A. Charlet, A. Muller, A. Laux, V. Kemmel, A. Schweitzer et al.
Centre National de la Recherche Scientifique et Université de Strasbourg, Institut des Neurosciences Cellulaires et Intégratives, Strasbourg, France.
BACKGROUND: Mice deficient for the stable tubule only peptide (STOP) display altered dopaminergic neurotransmission associated with severe behavioural defects including disorganized locomotor activity. Endogenous morphine, which is present in nervous tissues and synthesized from dopamine, may contribute to these behavioral alterations since it is thought to play a role in normal and pathological neurotransmission. RESULTS: In this study, we showed that STOP brain structures, including cortex, hippocampus, cerebellum and spinal cord, contain high endogenous morphine amounts. The presence of elevated levels of morphine was associated with the presence of a higher density of mu opioid receptor with a higher affinity for morphine in STOP brains. Interestingly, STOP mice exhibited significantly lower nociceptive thresholds to thermal and mechanical stimulations. They also had abnormal behavioural responses to the administration of exogenous morphine and naloxone. Low dose of morphine (1 mg/kg, i.p.) produced a significant mechanical antinociception in STOP mice whereas it has no effect on wild-type mice. High concentration of naloxone (1 mg/kg) was pronociceptive for both mice strain, a lower concentration (0.1 mg/kg) was found to increase the mean mechanical nociceptive threshold only in the case of STOP mice. CONCLUSIONS: Together, our data show that STOP mice displayed elevated levels of endogenous morphine, as well as an increase of morphine receptor affinity and density in brain. This was correlated with hypernociception and impaired pharmacological sensitivity to mu opioid receptor ligands.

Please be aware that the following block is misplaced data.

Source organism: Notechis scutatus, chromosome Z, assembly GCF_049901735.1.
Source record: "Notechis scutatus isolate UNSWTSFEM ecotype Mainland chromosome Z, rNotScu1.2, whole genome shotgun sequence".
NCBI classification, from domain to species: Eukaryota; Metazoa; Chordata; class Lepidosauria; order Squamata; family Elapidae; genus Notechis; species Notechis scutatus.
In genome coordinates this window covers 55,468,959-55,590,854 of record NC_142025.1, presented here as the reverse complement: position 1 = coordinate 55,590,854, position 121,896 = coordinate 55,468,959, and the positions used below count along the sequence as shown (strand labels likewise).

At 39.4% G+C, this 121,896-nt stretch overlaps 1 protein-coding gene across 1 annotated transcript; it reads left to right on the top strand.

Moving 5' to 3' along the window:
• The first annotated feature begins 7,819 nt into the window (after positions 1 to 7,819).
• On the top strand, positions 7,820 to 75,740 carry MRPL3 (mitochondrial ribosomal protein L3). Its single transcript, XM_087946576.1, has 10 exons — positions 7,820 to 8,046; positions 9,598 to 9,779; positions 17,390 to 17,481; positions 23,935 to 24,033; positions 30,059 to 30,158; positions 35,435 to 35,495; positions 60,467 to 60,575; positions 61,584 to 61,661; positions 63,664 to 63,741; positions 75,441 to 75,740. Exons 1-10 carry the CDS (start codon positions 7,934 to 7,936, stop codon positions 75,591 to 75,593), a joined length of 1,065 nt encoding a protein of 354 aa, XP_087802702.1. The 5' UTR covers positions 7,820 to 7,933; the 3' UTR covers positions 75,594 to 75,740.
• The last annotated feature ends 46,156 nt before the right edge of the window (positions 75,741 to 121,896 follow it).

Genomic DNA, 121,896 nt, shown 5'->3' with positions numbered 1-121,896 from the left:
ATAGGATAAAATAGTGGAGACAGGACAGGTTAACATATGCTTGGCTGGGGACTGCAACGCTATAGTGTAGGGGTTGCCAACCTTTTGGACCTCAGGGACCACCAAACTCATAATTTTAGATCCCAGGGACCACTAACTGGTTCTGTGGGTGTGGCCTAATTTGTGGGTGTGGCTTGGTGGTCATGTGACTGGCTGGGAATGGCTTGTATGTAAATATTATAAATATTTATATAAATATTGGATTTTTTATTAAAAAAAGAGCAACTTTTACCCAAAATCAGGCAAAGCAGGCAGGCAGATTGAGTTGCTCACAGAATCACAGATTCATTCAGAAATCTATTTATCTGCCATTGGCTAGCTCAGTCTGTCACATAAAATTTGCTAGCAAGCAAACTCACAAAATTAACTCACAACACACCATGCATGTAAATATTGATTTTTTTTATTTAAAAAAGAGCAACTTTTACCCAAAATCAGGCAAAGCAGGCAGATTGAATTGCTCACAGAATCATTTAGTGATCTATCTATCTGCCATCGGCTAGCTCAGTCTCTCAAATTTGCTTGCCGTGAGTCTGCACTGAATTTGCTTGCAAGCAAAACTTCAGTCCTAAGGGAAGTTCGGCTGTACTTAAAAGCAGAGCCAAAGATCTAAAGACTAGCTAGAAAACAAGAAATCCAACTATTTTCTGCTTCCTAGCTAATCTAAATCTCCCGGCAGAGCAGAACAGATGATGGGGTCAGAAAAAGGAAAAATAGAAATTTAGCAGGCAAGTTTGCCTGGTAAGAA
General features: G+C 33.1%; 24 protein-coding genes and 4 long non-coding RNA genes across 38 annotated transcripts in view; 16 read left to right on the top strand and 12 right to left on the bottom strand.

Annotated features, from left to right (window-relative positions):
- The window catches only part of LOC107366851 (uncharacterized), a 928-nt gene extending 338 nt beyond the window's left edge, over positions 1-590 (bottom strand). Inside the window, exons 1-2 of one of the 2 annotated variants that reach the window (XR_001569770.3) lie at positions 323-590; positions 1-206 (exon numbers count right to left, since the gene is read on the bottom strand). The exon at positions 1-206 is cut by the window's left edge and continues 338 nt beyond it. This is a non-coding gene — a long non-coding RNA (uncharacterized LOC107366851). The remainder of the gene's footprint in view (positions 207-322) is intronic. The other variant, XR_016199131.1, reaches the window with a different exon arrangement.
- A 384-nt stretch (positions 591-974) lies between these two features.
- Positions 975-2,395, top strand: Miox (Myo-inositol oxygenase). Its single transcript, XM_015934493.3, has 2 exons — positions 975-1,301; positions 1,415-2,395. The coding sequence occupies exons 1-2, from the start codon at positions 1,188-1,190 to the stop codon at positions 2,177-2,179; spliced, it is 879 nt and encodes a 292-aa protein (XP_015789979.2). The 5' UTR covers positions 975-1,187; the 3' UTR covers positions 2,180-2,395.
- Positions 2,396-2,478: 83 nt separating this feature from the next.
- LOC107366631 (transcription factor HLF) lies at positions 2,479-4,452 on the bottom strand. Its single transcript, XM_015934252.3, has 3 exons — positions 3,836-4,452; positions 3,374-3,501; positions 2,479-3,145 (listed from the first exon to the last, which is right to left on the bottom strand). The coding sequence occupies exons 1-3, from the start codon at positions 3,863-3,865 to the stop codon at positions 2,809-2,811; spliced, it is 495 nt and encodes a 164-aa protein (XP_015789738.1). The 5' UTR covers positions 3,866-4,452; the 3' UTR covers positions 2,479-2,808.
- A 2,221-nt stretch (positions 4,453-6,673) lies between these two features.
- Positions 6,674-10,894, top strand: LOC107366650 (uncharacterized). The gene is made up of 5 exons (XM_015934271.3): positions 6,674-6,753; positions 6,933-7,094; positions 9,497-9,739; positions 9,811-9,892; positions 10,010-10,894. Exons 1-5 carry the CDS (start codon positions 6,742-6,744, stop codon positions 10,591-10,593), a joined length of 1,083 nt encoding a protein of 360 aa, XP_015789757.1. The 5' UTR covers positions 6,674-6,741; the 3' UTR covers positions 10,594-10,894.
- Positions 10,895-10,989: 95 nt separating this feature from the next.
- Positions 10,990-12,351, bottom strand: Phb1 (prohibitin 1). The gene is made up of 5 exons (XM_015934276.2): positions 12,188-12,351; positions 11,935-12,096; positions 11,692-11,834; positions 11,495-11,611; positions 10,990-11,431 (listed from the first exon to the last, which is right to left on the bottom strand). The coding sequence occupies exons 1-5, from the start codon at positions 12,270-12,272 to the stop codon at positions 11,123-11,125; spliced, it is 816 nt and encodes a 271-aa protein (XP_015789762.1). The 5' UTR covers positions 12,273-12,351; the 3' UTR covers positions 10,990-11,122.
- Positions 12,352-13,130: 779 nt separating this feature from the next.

BIOSEB Instruments Used:
Von Frey Filaments (Bio-VF-M)